“In this case, the culture isn’t doing any favors for those of us who want to steer kids away from that which can cause harm of all kinds. Even when science offers compelling evidence, a growing number of kids are recklessly, impulsively, and foolishly choosing to do long-term harm to themselves. . . and justifying it all as benign.”

Do You Believe in Confirmation Bias, by Kenneth R. Morefield (Christianity Today)
“If Do You Believe? sometimes feels less tribal and triumphal than God’s Not Dead, it’s probably because Bobby’s story and the doctor’s story aren’t the center of the film (like Radisson’s), since they’re interwoven with several other storylines. …When [Christian movies] represent Christians interacting with other Christians or depict Christians struggling with internal conflicts, they are rarely culturally offensive and often inspiring or uplifting. But when they portray Christians interacting with non-Christians, they rely too much on flat, stereotypical villains whose only real function is to deliver rhetorical equivalents of slow, hanging curveballs for the Christian heroes to knock out of the park.”

The Most Widely Misunderstood Story in the Bible, by Lyndon Unger (Cripplegate)
“I’d suggest that the most widely known is probably the story of David and Goliath, and that story is always misunderstood…hence the title. Usually, the story is generally taken as some sort of underdog tale meant to encourage people to tackle impossible odds, or something along those lines. Sorry. That is not what it’s about.”

Never Sorry Enough, by Tim Challies (Challies)
“My friend expressed remorse and asked forgiveness, just like he should have. There were no amends he could make and no further actions he could take to make things right—that was not the nature of this offense. So he moved on. We remained friends. … But sometimes that old hurt would creep up. Sometimes I would find myself hurt all over again by that old offense. … I had judged his apology sincere but insufficient, well-intentioned but trite…. I had to see that no one can ever be sorry enough. No one can ever be contrite enough. Not him, and not me.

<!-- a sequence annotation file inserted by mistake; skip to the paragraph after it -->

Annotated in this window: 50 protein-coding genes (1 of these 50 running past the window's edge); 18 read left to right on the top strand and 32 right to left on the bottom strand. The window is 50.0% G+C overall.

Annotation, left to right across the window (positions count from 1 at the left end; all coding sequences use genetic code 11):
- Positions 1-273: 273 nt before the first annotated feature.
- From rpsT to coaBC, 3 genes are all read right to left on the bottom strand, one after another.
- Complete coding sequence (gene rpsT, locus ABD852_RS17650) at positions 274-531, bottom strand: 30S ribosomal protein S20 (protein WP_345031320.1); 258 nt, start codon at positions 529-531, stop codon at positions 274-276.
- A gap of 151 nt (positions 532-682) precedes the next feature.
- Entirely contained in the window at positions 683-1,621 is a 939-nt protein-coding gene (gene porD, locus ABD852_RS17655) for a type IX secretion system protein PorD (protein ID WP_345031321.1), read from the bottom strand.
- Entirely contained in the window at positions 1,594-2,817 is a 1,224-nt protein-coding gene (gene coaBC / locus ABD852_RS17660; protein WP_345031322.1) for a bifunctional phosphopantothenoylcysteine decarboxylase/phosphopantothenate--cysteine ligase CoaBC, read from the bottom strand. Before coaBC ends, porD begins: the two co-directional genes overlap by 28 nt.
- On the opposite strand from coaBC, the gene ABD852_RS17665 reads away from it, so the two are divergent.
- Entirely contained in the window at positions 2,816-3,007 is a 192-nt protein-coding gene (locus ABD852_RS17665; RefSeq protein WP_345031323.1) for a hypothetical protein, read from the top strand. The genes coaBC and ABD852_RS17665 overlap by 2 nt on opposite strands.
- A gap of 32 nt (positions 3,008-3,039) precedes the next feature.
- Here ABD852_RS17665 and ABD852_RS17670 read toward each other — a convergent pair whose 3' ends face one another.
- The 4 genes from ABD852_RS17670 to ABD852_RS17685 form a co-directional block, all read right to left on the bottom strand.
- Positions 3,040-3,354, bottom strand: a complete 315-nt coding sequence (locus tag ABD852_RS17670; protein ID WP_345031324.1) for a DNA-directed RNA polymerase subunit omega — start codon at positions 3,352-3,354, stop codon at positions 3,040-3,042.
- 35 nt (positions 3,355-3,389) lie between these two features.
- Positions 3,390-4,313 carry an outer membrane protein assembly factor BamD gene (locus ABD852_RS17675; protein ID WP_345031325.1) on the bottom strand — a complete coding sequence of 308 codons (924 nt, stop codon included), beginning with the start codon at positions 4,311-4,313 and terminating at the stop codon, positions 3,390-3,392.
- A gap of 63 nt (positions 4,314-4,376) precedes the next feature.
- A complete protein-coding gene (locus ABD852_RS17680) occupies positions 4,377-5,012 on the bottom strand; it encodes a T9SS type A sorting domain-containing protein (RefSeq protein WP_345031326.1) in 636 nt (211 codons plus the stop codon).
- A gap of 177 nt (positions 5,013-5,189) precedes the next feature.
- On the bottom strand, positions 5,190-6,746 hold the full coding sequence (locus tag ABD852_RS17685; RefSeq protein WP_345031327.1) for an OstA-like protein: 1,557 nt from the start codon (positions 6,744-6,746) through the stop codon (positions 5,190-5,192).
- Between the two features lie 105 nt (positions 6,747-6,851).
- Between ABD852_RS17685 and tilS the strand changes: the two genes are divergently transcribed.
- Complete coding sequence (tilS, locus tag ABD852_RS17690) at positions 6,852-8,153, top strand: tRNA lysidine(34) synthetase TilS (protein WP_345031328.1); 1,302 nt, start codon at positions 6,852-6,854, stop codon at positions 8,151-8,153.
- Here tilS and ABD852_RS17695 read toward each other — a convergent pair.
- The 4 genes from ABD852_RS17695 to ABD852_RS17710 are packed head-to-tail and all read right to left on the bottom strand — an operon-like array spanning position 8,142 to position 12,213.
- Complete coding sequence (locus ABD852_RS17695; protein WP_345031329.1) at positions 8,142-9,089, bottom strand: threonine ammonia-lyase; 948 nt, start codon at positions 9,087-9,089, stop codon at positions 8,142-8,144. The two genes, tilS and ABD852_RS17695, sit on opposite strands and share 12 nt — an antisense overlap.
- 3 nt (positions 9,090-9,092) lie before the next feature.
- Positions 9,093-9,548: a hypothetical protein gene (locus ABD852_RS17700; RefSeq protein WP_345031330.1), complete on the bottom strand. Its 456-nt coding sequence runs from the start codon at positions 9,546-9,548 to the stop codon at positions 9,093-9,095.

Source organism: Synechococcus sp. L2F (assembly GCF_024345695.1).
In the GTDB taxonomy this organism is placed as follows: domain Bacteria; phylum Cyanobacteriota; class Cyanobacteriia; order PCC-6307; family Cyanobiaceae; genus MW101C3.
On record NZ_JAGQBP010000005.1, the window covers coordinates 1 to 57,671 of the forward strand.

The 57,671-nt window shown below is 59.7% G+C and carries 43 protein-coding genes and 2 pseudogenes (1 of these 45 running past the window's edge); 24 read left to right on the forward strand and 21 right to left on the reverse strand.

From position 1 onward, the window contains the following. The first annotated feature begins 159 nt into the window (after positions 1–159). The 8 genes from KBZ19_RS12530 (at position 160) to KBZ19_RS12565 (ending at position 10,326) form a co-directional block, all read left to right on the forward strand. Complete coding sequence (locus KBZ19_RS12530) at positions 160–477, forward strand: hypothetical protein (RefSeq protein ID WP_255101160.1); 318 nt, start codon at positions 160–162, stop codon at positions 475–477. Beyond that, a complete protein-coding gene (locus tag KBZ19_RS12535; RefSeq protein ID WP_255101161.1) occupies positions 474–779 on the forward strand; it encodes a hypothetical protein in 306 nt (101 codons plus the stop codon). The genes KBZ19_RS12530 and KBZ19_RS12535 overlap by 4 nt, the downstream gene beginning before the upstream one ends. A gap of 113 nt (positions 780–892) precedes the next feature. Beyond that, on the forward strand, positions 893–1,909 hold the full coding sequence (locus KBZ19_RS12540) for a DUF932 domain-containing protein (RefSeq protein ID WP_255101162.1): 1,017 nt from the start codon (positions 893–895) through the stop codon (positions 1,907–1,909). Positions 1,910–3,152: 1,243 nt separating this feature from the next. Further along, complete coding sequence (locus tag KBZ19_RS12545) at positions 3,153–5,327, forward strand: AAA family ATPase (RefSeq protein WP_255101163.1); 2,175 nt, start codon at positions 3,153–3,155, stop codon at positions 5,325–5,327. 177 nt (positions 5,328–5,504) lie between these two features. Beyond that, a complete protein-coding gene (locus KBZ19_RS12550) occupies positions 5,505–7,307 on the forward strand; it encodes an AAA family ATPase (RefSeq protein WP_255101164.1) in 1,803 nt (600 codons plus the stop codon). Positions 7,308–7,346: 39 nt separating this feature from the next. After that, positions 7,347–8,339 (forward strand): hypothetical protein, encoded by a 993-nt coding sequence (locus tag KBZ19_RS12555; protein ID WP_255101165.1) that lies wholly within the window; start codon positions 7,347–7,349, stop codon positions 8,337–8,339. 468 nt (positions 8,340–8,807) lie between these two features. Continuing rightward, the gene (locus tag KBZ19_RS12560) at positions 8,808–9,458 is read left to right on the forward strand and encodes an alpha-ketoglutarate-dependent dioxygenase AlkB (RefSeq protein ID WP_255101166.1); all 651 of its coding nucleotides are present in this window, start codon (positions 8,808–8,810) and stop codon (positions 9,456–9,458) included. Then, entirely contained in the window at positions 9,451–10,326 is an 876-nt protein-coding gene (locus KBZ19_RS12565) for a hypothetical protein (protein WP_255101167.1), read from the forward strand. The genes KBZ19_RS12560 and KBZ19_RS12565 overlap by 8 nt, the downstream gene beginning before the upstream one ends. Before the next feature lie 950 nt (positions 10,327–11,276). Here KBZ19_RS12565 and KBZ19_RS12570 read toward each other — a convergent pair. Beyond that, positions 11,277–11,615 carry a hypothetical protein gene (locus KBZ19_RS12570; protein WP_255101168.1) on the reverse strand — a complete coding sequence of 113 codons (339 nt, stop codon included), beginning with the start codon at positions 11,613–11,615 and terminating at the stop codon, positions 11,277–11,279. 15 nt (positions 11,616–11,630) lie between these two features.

What Does the Bible Really Teach About Homosexuality?, by Kevin DeYoung (DeYoung @ The Gospel Coalition)
You can find a number of helpful resources here about the forthcoming book, “What Does the Bible Really Teach About Homosexuality?” on this page.

Worth Your Time 3/20/15

Each Friday I try to provide a few articles that are worth the time of parents and youth workers. These articles span a number of issues, and not all are written by Christians, but they are all “worth your time.” Here’s the latest edition:

Things I Would Do Differently if I Were Raising My Children Again, by Mark Altrogge (The Blazing Center)
“My children are adults now and several have children of their own. We had lots of fun as a family, and I have lots of great memories of raising our kids. But in retrospect, I think I would have done a number of things differently. So I share them in hopes that younger parents might benefit and not make some of the mistakes I did. Some things I would do differently…”

How to Read Your Bible for Yourself, by John Piper (Desiring God)
Look at the Book is John Piper’s latest effort to help teach people to read the Bible for themselves. It’s an ongoing series of 8–12 minute videos in which the camera is on the text, not the teacher.”

Why Our Children Don’t Think There are Moral Facts, by Justin McBrayer (New York Times)
“…if students are already showing up to college with this view of morality, it’s very unlikely that it’s the result of what professional philosophers are teaching. So where is the view coming from?

A few weeks ago, I learned that students are exposed to this sort of thinking well before crossing the threshold of higher education. When I went to visit my son’s second grade open house, I found a troubling pair of signs hanging over the bulletin board.”

What Not to Ask Someone Suffering, by Nancy Guthrie (Desiring God)